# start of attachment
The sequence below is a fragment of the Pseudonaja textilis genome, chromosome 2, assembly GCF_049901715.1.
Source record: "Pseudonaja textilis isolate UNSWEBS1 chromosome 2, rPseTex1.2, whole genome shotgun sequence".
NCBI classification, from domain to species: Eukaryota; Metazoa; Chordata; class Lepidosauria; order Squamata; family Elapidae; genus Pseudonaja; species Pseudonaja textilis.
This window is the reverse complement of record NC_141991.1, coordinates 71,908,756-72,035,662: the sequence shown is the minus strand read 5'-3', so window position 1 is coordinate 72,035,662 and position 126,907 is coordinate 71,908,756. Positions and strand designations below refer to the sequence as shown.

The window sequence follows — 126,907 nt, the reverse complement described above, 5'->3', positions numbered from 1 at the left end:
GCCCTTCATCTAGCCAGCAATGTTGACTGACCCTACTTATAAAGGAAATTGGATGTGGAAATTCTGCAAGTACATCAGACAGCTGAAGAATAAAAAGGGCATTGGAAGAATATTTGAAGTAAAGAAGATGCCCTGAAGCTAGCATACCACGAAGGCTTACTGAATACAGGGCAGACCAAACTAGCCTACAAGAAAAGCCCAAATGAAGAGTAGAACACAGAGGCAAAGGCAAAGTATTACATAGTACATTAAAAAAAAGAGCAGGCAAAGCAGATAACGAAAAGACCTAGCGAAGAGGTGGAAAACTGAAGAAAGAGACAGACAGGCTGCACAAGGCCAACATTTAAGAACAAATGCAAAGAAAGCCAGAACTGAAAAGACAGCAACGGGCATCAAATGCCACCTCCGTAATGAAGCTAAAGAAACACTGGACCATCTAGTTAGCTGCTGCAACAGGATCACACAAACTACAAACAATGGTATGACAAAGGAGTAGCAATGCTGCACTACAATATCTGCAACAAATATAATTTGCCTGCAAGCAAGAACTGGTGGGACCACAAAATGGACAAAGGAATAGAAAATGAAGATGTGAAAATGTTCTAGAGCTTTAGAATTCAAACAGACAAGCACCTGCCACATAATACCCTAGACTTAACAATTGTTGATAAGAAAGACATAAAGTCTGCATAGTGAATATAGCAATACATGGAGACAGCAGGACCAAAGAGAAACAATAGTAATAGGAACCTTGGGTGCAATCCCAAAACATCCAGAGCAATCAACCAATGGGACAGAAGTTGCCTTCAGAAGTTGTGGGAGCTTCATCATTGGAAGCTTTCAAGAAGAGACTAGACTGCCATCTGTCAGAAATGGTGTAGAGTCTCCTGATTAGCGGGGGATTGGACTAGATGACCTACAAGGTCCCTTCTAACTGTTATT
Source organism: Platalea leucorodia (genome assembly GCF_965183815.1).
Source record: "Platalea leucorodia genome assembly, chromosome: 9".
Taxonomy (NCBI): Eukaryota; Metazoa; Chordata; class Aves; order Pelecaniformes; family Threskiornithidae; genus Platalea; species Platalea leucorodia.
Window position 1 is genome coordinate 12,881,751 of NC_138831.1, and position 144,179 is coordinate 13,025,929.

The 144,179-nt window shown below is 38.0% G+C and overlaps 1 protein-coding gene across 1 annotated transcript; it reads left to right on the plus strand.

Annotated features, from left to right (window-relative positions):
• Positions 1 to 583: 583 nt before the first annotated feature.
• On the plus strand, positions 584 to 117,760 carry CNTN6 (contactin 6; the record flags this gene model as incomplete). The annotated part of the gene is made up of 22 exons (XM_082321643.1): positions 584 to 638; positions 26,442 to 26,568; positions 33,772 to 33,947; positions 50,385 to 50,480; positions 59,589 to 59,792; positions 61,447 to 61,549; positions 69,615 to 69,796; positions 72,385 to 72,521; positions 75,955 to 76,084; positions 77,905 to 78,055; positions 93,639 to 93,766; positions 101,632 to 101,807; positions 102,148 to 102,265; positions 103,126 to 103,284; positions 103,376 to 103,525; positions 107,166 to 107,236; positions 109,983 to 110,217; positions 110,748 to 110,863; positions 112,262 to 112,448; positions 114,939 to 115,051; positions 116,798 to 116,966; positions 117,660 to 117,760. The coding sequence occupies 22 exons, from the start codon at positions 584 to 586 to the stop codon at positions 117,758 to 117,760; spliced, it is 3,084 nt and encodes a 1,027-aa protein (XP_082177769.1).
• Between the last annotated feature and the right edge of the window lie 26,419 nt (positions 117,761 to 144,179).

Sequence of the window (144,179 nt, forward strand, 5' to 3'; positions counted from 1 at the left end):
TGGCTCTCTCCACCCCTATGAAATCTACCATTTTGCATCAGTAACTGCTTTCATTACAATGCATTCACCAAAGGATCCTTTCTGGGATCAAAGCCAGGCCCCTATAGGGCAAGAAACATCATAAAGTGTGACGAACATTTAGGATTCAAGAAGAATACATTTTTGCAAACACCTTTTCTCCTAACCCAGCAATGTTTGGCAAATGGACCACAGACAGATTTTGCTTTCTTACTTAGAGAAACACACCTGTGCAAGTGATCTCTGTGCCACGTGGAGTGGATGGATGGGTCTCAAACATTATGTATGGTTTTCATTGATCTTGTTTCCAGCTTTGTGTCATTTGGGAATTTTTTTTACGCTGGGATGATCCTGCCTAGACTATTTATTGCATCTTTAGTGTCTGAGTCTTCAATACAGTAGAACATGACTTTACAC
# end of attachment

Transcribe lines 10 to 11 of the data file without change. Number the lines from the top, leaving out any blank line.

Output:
Window position 1 is genome coordinate 12,881,751 of NC_138831.1, and position 144,179 is coordinate 13,025,929.

The 144,179-nt window shown below is 38.0% G+C and overlaps 1 protein-coding gene across 1 annotated transcript; it reads left to right on the plus strand.